Once you are accepted into a Ph.D. program, it is best to have a plan for how you will spend your time working toward your degree. This is called a work plan, and many colleges and universities require that Ph.D. students submit a written work plan that is then signed off on by the student's mentor. Whether or not it is required, a clear idea of the course of your research is essential.
Describe What You'll Be Researching
The bulk of the plan will describe the details of your research project. What you propose to research, how you will go about conducting researching, and a detailed timeline are all included in this section. If you need to obtain a copyright or intellectual property rights agreement, you will discuss your process for doing so. If your research will be taking you out of the country, you need to talk about your plans. While you'll fine-tune the details of your research along the way, be as specific as possible at the onset.
List the Courses You Will Take
Mention the coursework that will be supporting your research. List all courses that you will be taking over the course of your Ph.D. career. List also valuable seminars you are planning to attend that will contribute meaningfully to your research. Include in this section any courses that you are required to teach while fulfilling your Ph.D. requirements.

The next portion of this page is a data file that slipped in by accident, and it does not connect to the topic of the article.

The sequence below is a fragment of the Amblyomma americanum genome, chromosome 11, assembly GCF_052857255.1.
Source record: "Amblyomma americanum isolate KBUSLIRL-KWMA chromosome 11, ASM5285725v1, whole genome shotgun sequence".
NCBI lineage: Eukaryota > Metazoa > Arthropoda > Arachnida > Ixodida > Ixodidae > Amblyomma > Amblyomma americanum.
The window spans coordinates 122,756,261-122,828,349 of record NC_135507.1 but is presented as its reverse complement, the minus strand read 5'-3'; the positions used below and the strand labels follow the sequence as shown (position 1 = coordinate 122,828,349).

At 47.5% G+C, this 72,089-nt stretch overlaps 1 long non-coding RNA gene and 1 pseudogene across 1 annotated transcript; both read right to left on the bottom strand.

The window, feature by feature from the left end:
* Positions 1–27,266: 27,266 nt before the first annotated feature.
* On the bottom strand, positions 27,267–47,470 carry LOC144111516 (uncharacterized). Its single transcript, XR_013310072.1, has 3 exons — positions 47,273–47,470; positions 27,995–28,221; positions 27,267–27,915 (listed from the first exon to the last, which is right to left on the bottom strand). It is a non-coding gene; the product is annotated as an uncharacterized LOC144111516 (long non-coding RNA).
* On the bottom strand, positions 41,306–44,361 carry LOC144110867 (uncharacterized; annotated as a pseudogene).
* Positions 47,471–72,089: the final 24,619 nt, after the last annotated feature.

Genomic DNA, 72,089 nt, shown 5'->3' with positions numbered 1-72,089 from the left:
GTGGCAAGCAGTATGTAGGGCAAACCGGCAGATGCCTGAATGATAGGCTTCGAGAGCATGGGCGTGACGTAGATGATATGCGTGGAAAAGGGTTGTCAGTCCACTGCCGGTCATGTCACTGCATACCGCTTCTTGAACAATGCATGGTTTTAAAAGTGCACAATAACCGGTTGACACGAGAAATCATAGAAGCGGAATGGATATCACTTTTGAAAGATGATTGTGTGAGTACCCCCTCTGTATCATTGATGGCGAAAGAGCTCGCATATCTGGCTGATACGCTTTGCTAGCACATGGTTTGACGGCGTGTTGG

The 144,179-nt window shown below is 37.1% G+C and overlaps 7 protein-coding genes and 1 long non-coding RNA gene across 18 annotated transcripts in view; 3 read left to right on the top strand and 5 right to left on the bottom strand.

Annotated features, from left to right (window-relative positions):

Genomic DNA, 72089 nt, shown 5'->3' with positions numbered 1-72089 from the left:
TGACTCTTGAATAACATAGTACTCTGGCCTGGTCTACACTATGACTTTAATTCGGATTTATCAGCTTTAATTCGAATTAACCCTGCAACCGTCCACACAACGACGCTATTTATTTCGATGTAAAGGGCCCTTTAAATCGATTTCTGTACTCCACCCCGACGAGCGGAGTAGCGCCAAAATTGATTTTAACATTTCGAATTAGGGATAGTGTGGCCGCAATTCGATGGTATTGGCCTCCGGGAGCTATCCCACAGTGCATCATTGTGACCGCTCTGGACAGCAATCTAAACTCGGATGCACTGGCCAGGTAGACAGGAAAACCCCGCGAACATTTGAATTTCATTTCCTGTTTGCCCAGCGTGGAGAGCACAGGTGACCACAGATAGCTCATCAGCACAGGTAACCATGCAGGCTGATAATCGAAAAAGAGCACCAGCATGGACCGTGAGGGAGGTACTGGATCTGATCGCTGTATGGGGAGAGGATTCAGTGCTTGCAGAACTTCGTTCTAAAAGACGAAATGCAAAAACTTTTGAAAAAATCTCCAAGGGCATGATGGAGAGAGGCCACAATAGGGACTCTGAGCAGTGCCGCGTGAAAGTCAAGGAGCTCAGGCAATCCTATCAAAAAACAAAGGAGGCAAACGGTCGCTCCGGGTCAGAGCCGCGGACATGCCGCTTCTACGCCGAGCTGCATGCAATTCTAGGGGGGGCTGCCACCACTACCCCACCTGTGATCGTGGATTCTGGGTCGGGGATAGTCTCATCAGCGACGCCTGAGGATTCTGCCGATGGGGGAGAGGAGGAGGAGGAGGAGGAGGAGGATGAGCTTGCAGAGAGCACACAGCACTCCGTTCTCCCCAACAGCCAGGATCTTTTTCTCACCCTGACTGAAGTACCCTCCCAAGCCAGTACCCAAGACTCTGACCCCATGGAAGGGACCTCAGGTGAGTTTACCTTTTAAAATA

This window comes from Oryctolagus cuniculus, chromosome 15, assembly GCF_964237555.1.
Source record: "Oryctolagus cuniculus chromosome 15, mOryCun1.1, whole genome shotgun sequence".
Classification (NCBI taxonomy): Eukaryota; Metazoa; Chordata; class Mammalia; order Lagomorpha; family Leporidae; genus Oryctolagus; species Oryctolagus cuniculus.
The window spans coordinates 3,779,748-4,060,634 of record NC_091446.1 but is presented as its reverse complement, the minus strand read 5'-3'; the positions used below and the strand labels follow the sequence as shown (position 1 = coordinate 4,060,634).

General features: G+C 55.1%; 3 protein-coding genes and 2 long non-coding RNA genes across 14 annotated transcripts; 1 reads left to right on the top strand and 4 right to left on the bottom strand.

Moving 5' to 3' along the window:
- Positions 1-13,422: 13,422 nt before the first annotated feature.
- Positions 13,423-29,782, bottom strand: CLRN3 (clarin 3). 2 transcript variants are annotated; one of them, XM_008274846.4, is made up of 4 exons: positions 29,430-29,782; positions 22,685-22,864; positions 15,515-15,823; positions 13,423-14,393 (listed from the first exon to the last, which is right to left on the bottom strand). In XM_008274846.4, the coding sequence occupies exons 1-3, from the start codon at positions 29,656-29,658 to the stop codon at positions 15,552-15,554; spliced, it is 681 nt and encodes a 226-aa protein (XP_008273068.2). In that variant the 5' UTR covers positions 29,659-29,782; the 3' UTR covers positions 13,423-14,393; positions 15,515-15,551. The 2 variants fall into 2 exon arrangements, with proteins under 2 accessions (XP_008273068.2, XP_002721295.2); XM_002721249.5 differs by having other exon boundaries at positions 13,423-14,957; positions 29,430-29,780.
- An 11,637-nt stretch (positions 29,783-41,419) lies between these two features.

Plan for Meeting With Your Mentor
Your department head will want a clear idea of when you will be meeting with your supervisor or mentor to keep track of your progress over the course of your Ph.D. career. Find out when, where and how often you will be meeting with your supervisor and how you will implement measurable, realistic goals to determine your progress. In addition to supervision, talk about how and where you will be presenting your final research. Even though you may adjust it later, estimate a date upon which you plan to deliver your dissertation.
Talk About the Financial Picture
Finally, a good plan will include information about how you plan to finance your Ph.D. research. Very few Ph.D. students pay for their degrees out of pocket. Acknowledge any scholarships, grants, private funding, sponsors or fellowships that will cover your tuition costs. Include any extraneous expenditures that go along with your research and how you plan to cover these: travel and lodgings in foreign countries, tickets to major seminars and other expenses.
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